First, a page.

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Posted By Topic: Needs to be qualified

EricB
Aug 20 2017 19:16

I have noticed the shortage within all trades lately, which I include qualified electricians.
I have come across a person lately who went through his apprenticeship about 20 years ago. However, he failed in the theory and regs at that time, because he didn’t complete the papers within the time allowed. He went through these examine papers prior several times with his employer, and was successful but took longer than required than the official exam.
I have had apprentices who passed the theory and regs with ease but were absolutely an embarrassment with their slow speed when working when with customers.
I do not know which is important or not? Speed when working, but slow when sitting exams, or the opposite. What is important. Qualified people who are very slow workers, or good fast workers who need supervision?
What I am asking does anyone have an idea to possibly help this person become qualified, and rejoin he industry he always want to be a member of but couldn’t because so a learning disability?
I believe the disability is Dyslexia.
Appreciate any suggestion to possibly assist this person.



   

pluto
Aug 20 2017 20:27

I think you will now find the EWRB makes special provisions who can't write it down quickly but are able to say the required answers, by the use of writers, in some cases by interview, to help such persons.

May I suggest that you inquire with the EWRB about these services, it may be of help in the case you describe to formally pass the examinations.
   

SparkyJoe
Aug 20 2017 20:40

Im Dyslexic. I will never ever use it as an excuse, However i do think the way you are thought makes a massive difference. Some teachers are capable of telling you an answer and some are capable of explaining how to get to that answer.
   

evanh
Aug 21 2017 01:53

I've never understood the heavy emphasis on speed in any exam. It certainly eliminates many a capable person.

   

WillJ
Aug 21 2017 08:29

You are able to either apply for a extra hour or a person to help and they seem pretty generous with it these days

either talk to the ewrb or even someone at skills, they push people to always apply for the extra time, especially if you have failed before
   

justsuppose
Aug 22 2017 22:26

theres a massive amount of the apprentices who fail exams especially the regs, who when asked why they failed simply Ran out of time.... are the times kept short to proactively increase the fail rate???

   

pluto
Aug 23 2017 07:59

justsuppose Aug 22 2017 22:26

Your comment

theres a massive amount of the apprentices who fail exams especially the regs, who when asked why they failed simply Ran out of time.... are the times kept short to proactively increase the fail rate???

My comment

In an "open book exam" if you don't have a good working knowledge of the Regulations (and can quote the basic facts from memory) or you will use a lot of time looking for the required answers.

Must be able to use the contents page and index quickly to get the required information.

Quoting the key points is all that is required for most exam questions.

   

zl2aj
Aug 23 2017 08:03

My understanding of the regs exam is that it is intended to be a time based exam. ALl of the answers are there for you within the regs - you just need to find them. So the exam is not testing whether you know the answers or not, it is testing whether you know how (and where) to find them. That by its nature is a time based test.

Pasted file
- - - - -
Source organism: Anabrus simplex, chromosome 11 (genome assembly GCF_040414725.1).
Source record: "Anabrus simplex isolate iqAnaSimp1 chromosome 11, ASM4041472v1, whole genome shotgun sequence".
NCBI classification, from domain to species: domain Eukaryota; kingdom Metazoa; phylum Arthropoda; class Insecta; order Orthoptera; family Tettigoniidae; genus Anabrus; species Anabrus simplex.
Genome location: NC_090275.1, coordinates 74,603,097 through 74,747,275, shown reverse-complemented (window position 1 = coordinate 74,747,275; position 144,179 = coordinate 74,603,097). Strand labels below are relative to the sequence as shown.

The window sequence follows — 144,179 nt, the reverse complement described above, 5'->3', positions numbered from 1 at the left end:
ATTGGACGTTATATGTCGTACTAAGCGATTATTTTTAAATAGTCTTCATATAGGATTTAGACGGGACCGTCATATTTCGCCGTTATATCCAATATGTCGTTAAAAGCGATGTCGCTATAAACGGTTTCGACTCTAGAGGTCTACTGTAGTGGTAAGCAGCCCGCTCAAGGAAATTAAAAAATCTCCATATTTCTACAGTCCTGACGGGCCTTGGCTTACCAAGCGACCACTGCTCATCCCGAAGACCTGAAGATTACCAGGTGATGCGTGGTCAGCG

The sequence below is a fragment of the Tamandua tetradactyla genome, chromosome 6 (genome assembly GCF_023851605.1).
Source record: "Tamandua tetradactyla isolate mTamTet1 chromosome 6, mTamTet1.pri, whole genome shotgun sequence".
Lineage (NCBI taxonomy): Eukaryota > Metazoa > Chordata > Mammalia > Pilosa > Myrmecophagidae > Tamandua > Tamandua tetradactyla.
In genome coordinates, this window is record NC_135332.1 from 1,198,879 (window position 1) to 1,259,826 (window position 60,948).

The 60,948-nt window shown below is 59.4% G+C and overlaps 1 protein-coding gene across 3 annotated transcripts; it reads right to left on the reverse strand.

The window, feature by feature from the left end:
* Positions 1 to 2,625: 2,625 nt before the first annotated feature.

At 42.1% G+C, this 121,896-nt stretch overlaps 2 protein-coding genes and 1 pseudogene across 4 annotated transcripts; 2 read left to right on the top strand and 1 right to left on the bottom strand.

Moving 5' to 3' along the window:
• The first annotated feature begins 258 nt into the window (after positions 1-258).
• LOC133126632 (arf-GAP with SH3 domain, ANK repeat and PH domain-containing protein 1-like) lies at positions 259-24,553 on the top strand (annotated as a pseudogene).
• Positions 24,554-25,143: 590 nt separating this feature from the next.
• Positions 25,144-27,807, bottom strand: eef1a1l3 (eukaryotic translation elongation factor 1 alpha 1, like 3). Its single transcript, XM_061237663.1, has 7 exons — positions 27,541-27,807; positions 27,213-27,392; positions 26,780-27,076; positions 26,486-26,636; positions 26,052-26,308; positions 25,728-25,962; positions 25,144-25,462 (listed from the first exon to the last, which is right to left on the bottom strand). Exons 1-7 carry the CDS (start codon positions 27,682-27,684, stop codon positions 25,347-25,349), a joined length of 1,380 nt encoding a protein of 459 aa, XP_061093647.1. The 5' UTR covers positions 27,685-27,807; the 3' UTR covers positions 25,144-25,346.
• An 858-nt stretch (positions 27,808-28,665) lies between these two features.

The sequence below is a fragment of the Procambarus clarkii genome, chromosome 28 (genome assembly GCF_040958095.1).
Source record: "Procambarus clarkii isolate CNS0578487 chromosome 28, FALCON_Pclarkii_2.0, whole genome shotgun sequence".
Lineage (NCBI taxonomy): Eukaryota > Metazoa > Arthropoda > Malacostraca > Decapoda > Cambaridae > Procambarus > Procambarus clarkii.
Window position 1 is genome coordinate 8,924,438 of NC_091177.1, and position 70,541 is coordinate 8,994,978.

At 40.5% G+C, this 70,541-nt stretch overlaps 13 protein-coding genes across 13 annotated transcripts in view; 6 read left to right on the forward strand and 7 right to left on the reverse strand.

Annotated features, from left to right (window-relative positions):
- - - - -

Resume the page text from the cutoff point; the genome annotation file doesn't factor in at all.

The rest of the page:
I also ran out of time when I did my regs exam - but I passed because every answer I put down (almost) I knew was right because I had referenced it.

Re the shortage of tradies. Yes I agree this is a problem. My belief is that teachers in secondary schools who are themselves academically trained do not seem to recommend the trades as a worthy career choice, instead pushing kids into tertiary academia because "that's what they did". Trades need to market themselves as a worthy career option to kids directly. How many apprentices come from trade families? You can spend 3 years racking up a student debt to gain a degree in art history and a job flipping burgers, or spend 4 years earning an income learning a trade and never be unemployed again.

Just my thoughts :)
   

AlecK
Aug 23 2017 09:02

Our trade is fundamentally technical. The "rules" are inescapable, so a good working knowledge of them is fundamental to being a tradesperson and holding a PL.
Knowing HOW to do something is only part of the required skillset. Knowing WHAT to do (or not do is far more important. There's a place for those who can't manage that - but it isn't any of the registration classes we currently have.

And since the rules - regulations, Codes of Practice, Standards, etc - are all written generally heavily text-based, and constantly changing; reading and comprehension are essential skills. If you can't find the applicable rule under the time pressure of an exam; chances are you won't be able to find it under the time pressure on the job.

Perhaps EWRB should have a category for "electrical assistant", with no authority to certify; and appropriate supervision guidelines - perhaps less severe than the current "person under supervision" and more like the "trainee" ones.

There's plenty of jobs - eg large sites - where you don't need to work anything out or apply rules, 'cos you just have to follow the plan, and someone else will be signing-off. It isn't mere labouring, specialist practical skills are required.

But "jobbing" work absolutely needs a fully-qualified tradesperson.
   

evanh
Aug 23 2017 10:47